Filing Status 
Single, married filing jointly, married filing separately, head of household…all these and more explained.

Individual Retirement Arrangement (IRA)
No contributions are allowed to a traditional IRA in and after the year you turn age 70 1/2. At that age, there is a required minimum distribution (RMD) that must be withdrawn each year.
Life changes have tax consequences, from birth through death
During your lifetime, you may get a job, go to school, get married, start a business, change jobs, have children, send children to college, buy and/or sell a home, get divorced, contribute to a retirement plan, or draw money out of a retirement plan.

New Marriages - If you are married as of December 31st of a year, you are considered married for the whole year. Your filing status depends on your marital status.
 Births - Your child born on December 31 is assumed, for tax purposes, to have lived with you the entire year. For each qualifying child, you can claim a dependent's exemption of $3,500.
Deaths - The same filing requirements that apply to individuals determine if a final income tax return must be filed for the decedent.
Divorce - If you are divorced or legally separated as of December 31, for tax purposes you are considered to be unmarried for the entire year.
College Attendance - You may be able to claim the Hope credit of up to $1,800 for qualified tuition and related expenses for each eligible student in the first 2 years of postsecondary education at a qualified institution.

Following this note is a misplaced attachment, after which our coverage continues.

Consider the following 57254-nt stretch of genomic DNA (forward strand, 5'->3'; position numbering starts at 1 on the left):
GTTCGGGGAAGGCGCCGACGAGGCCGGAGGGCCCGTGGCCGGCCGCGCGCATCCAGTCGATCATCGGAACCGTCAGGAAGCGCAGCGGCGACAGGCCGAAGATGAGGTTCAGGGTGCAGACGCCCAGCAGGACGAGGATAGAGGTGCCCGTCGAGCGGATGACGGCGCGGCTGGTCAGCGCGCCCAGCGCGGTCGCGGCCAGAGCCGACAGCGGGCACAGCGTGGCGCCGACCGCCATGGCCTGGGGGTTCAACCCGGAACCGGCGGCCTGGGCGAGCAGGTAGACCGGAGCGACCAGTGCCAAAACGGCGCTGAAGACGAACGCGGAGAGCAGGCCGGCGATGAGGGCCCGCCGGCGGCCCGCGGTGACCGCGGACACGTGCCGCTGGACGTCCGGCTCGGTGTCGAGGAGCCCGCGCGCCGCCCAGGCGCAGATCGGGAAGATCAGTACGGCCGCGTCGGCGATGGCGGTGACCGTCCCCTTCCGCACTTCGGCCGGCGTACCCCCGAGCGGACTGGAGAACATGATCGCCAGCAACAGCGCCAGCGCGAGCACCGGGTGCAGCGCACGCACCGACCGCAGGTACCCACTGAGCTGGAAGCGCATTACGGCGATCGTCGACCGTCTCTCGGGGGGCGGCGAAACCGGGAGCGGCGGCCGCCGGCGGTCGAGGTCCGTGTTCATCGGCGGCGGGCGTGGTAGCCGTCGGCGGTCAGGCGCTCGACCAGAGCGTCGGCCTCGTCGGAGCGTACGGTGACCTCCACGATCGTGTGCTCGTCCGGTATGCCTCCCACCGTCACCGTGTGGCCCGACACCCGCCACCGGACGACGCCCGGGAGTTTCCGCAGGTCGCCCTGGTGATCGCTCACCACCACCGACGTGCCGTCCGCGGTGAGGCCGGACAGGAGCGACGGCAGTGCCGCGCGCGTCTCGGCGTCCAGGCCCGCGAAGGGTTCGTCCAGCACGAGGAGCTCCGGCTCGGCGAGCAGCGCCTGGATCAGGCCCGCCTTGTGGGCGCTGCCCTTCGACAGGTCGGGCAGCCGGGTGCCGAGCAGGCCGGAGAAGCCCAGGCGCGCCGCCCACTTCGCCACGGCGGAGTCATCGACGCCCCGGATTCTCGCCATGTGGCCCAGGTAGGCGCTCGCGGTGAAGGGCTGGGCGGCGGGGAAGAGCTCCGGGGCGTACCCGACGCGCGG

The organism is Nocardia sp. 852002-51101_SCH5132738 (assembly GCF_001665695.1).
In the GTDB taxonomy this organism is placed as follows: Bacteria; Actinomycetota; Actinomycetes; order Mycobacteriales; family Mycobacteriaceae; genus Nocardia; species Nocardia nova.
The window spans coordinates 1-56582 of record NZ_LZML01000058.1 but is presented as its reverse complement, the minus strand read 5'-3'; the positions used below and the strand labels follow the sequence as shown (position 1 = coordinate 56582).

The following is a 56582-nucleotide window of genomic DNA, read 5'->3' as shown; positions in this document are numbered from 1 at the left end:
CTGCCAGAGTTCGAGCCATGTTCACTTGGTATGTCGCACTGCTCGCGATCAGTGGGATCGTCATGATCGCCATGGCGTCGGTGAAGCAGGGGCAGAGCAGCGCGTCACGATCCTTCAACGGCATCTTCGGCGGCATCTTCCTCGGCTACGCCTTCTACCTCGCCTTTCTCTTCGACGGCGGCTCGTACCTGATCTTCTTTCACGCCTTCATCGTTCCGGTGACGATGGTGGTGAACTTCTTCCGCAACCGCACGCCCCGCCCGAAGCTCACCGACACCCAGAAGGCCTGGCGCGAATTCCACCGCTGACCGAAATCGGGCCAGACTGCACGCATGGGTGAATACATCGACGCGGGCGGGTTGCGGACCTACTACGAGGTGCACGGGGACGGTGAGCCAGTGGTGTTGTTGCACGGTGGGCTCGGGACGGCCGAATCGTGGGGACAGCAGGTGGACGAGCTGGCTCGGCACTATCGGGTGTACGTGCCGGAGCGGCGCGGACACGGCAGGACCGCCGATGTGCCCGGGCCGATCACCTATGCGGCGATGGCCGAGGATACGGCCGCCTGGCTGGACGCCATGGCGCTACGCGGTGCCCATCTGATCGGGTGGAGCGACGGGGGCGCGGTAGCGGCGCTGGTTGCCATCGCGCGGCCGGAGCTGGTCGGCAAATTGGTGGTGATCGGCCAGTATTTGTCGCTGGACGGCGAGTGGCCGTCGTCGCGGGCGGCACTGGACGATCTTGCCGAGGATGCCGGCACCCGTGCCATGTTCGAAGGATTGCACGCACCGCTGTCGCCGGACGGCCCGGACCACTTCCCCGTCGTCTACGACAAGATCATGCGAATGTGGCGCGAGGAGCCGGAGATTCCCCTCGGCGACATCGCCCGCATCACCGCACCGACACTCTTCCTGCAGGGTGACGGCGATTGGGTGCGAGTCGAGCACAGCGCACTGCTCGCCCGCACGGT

New Job - If job expenses are incurred and not reimbursed by your employer, you may be able to claim them as employee business expenses.
Retirement - Pensions and annuities are generally taxable when distributed. You must start withdrawing from a traditional IRA by April 1 of the year following the year you reach age 70 1/2.
Owning A Home - Points paid when you purchase your home are generally deductible in that year. Mortgage interest and real estate taxes paid on your home are deductible.

Rental Income & Expenses
Owning rental property is often a good way to increase your net worth.

Earned Income Credit
The Earned Income Credit (EIC) is a tax credit for certain people who work and have less than $41,646 of earned income.

Mileage Deductions
Keep track of your deductible mileage on your vehicle and you could see big savings on your tax return. Remember that you MUST keep accurate records in order for the deductions to be allowed.

What Should You Bring To Your Tax Interview?
Personal information for each family member, income and tax information, deductions and credits.


Deductions
Most taxpayers have a choice of either taking a standard deduction or itemizing their deductions.Avoid paying more tax than necessary. Your MJS Tax professional will probe to make sure that you claim all the tax deductions that you are eligible to claim.

Tax Changes
There's nothing as certain as an ever-changing tax code. Besides the usual increases in exemption amounts, standard deductions, and qualifying income levels for the earned income credit, there are several impact-ful changes for filing Tax Year 2018 returns.

Dependents